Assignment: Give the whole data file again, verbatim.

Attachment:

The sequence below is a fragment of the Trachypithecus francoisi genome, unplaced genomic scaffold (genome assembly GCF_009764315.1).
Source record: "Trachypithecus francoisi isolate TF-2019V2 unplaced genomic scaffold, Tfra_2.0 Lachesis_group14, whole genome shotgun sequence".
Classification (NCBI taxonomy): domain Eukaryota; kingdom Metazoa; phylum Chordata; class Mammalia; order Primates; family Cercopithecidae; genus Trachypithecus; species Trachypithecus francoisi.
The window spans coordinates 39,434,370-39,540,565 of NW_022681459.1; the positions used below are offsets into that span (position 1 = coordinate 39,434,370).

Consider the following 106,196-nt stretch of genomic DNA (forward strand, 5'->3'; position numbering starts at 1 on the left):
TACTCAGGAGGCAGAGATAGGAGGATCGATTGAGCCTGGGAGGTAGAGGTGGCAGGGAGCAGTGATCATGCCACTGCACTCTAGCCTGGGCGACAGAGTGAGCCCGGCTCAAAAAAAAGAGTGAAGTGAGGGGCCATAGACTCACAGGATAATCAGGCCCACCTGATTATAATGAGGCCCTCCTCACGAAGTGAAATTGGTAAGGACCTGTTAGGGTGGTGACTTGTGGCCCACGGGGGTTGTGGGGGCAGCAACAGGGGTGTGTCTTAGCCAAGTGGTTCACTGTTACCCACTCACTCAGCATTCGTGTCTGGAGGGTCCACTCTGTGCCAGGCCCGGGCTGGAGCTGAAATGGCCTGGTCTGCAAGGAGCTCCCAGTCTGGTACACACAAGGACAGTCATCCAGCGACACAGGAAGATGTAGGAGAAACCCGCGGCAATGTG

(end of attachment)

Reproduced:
The sequence below is a fragment of the Trachypithecus francoisi genome, unplaced genomic scaffold (genome assembly GCF_009764315.1).
Source record: "Trachypithecus francoisi isolate TF-2019V2 unplaced genomic scaffold, Tfra_2.0 Lachesis_group14, whole genome shotgun sequence".
Classification (NCBI taxonomy): domain Eukaryota; kingdom Metazoa; phylum Chordata; class Mammalia; order Primates; family Cercopithecidae; genus Trachypithecus; species Trachypithecus francoisi.
The window spans coordinates 39,434,370-39,540,565 of NW_022681459.1; the positions used below are offsets into that span (position 1 = coordinate 39,434,370).

Consider the following 106,196-nt stretch of genomic DNA (forward strand, 5'->3'; position numbering starts at 1 on the left):
TACTCAGGAGGCAGAGATAGGAGGATCGATTGAGCCTGGGAGGTAGAGGTGGCAGGGAGCAGTGATCATGCCACTGCACTCTAGCCTGGGCGACAGAGTGAGCCCGGCTCAAAAAAAAGAGTGAAGTGAGGGGCCATAGACTCACAGGATAATCAGGCCCACCTGATTATAATGAGGCCCTCCTCACGAAGTGAAATTGGTAAGGACCTGTTAGGGTGGTGACTTGTGGCCCACGGGGGTTGTGGGGGCAGCAACAGGGGTGTGTCTTAGCCAAGTGGTTCACTGTTACCCACTCACTCAGCATTCGTGTCTGGAGGGTCCACTCTGTGCCAGGCCCGGGCTGGAGCTGAAATGGCCTGGTCTGCAAGGAGCTCCCAGTCTGGTACACACAAGGACAGTCATCCAGCGACACAGGAAGATGTAGGAGAAACCCGCGGCAATGTG